How I would automate monitoring DNS queries in basic Prometheus

March 26, 2024

Recently I wrote about the problem of using basic Prometheus to monitor DNS query results, which comes about primarily because the Blackbox exporter requires a configuration stanza (a module) for every DNS query you want to make and doesn't expose any labels for what the query type and name are. In a comment, Mike Kohne asked if I'd considered using a script to generate the various configurations needed for this, where you want to check N DNS queries across M different DNS servers. I hadn't really thought about it and we're unlikely to do it, but here is how I would if we did.

The input for the generation system is a list of DNS queries we want to confirm work, which is at least a name and a DNS query type (A, MX, SOA, etc), possibly along with an expected result, and a list of the DNS servers that we want to make these queries against. A full blown system would allow multiple groups of queries and DNS servers, so that you can query your internal DNS servers for internal names as well as external names you want to always be resolvable.

First, I'd run a completely separate Blackbox instance for this purpose, so that its configuration can be entirely script-generated. For each DNS query to be made, the script will work out the Blackbox module's name and then put together the formulaic stanza, for example:

  prober: dns
    query_name: ""
    query_type: "A"
        - ".*\t[0-9]*\tIN\tA\t.*"

Then your generation program combines all of these stanzas together with some stock front matter and you have this Blackbox instance's configuration file. It only needs to change if you add a new DNS name to query.

The other thing the script generates is a list of scrape targets and labels for them in the format that Prometheus file discovery expects. Since we're automatically generating this file we might as well put all of the smart stuff into labels, including specifying the Blackbox module. This would give us one block for each module that lists all of the DNS servers that will be queried for that module, and the labels necessary. This could be JSON or YAML, and in YAML form it would look like (for one module):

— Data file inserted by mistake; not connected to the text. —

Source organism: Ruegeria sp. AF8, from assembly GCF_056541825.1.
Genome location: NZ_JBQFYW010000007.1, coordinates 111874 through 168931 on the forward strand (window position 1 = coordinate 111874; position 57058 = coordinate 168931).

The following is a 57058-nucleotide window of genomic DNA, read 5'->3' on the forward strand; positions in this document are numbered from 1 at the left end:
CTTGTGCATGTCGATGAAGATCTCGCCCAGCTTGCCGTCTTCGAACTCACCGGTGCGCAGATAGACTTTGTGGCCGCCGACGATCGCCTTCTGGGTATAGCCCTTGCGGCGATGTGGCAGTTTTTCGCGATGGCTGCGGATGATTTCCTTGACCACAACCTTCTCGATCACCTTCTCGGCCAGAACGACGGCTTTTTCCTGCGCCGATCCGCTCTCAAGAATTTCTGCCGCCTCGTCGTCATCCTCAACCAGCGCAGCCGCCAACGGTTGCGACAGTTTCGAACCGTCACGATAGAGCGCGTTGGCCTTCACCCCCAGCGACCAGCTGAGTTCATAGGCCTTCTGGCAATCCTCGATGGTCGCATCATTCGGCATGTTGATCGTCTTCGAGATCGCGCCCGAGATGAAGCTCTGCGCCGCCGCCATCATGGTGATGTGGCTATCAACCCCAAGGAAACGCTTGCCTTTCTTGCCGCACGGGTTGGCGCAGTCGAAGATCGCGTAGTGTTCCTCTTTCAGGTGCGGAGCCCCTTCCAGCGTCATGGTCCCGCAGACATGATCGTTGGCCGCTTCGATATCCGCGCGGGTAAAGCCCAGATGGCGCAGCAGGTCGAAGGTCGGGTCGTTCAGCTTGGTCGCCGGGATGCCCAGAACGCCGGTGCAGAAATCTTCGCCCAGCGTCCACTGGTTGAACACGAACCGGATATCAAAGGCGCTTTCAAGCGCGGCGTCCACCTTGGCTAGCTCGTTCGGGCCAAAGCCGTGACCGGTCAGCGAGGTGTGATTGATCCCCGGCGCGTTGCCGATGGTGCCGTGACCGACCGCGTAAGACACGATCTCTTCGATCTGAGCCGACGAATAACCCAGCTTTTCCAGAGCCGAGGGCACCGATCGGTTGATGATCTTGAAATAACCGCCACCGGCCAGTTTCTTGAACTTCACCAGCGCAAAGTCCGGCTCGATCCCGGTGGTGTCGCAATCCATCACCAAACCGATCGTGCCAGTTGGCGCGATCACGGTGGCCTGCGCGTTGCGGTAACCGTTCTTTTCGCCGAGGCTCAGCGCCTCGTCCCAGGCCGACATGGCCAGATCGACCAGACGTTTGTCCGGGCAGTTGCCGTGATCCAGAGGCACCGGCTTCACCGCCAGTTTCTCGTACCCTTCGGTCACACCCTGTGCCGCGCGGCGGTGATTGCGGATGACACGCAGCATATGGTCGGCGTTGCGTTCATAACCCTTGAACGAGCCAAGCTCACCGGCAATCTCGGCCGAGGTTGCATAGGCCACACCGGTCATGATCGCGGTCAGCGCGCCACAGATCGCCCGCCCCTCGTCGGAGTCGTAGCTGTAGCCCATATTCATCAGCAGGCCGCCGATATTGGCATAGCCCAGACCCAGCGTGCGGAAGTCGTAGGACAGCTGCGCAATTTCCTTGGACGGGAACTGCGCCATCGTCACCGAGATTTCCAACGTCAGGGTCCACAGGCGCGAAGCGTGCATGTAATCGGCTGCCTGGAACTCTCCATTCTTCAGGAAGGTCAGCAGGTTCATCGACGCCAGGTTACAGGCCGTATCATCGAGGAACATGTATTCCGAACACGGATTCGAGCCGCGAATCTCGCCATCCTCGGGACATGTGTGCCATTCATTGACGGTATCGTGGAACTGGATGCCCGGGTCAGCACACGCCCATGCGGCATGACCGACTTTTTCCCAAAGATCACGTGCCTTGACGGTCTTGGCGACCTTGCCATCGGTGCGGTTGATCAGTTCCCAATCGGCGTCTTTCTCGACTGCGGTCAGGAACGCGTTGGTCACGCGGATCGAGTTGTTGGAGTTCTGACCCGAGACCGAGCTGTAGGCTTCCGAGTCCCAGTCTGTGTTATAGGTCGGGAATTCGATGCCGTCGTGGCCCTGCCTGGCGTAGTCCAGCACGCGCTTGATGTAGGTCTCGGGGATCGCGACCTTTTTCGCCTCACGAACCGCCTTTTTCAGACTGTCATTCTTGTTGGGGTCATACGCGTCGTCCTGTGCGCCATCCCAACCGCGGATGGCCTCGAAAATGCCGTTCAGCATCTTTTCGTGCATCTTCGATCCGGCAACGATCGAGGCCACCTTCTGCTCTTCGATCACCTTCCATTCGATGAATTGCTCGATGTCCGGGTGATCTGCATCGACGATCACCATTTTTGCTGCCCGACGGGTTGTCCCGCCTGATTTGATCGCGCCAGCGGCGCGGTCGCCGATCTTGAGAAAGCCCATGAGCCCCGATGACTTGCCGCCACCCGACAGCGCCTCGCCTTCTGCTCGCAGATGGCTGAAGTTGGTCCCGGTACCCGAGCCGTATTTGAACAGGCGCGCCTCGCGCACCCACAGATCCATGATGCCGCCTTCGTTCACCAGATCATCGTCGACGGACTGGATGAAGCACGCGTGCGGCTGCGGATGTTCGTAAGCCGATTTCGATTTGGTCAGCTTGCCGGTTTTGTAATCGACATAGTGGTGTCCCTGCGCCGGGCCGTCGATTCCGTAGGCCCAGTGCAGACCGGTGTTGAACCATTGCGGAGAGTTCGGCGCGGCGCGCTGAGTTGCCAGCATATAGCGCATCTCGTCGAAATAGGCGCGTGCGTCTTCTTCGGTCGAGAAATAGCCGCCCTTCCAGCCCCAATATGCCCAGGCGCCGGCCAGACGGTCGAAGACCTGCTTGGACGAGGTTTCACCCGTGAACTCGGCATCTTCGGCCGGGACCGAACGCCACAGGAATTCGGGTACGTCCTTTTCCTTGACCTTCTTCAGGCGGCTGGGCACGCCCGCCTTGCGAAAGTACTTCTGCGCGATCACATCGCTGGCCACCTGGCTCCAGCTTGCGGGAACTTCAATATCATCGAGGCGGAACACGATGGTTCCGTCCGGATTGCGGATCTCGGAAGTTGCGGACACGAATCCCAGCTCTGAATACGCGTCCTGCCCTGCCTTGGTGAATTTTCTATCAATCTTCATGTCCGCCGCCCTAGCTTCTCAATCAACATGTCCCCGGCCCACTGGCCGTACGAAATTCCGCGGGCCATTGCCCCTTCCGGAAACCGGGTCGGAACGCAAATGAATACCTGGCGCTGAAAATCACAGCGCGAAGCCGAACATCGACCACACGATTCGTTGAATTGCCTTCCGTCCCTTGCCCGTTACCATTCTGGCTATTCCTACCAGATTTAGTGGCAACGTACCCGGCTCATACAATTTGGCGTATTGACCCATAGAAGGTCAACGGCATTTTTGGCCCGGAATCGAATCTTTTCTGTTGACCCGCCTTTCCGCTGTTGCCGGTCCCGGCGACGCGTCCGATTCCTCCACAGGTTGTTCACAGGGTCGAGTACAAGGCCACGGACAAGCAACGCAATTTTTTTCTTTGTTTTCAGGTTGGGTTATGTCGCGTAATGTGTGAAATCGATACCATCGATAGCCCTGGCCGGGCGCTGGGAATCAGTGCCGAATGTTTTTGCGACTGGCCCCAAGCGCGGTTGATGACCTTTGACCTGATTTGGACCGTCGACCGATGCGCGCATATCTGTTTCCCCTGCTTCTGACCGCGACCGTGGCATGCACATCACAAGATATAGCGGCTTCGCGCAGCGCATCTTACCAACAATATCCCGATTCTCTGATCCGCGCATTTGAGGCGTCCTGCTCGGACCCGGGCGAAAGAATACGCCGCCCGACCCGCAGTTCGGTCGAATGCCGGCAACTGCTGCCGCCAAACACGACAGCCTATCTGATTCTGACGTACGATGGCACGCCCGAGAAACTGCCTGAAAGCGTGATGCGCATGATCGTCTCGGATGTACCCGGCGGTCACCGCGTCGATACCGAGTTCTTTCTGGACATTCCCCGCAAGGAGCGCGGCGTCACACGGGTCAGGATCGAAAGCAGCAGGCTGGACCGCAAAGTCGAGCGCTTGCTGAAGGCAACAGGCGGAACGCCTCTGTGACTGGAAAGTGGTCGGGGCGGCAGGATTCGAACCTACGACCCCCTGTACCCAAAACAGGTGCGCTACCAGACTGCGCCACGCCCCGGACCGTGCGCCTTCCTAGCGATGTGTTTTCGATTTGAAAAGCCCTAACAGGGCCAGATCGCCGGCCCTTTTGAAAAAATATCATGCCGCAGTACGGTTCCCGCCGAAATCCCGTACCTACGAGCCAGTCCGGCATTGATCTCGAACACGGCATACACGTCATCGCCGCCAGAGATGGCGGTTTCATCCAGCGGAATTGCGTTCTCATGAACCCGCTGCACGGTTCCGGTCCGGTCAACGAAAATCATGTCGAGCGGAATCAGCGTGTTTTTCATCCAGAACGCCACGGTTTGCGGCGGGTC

- labels:
    # Hopefully you can directly set __param_module in
    # a label like this.
    __param_module: autodns_a_utoronto_something
    query_type: A
    [... additional labels based on local needs ...]

(If we're starting with data in a program it's probably better to generate JSON. Pretty much every language can create JSON by now, and it's a more forgiving format than trying to auto-generate YAML even if the result is less readable. But if I was going to put the result in a version control repository, I'd generate YAML.)

More elaborate breakdowns are possible, for example to separate external DNS servers from internal ones, and other people's DNS names from your DNS names. You'll get an awful lot of stanzas with various mixes of labels, but the whole thing is being generated automatically and you don't have to look at it. In our local configuration we'd wind up with at least a few extra labels and a more complicated set of combinations.

We need the query name and query type available as labels because we're going to write one generic alert rule for all of these Blackbox modules, something like:

- alert: DNSGeneric
  expr: probe_success{probe=~"autodns_.*"} == 0
  for: 5m
    summary: "We cannot get the {{$labels.query_type}} record for {{$labels.query_name}} from the DNS server ..."

(If Blackbox put these labels in DNS probe metrics we could skip adding them in the scrape target configuration. We'd also be able to fold a number of our existing DNS alerts into more generic ones.)

If you go the extra distance to have some DNS lookups require specific results (instead of just 'some A record' or 'some MX record'), then you might need additional labels to let you write a more specific alert record.

For us, both generated files would be relatively static. As a practical matter we don't add extra names to check or DNS servers to test against very often.

We could certainly write such a configuration file generation system and get more comprehensive coverage of our DNS zones and various nameservers than we currently have. However, my current view is that the extra complexity almost certainly wouldn't be worth it in terms of detecting problems and maintaining the system. We'd make more queries against more DNS servers if it was easier, if it would be with such a generation system, but those queries would almost never detect anything we didn't already know.

Written on 26 March 2024.
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Last modified: Tue Mar 26 23:06:45 2024
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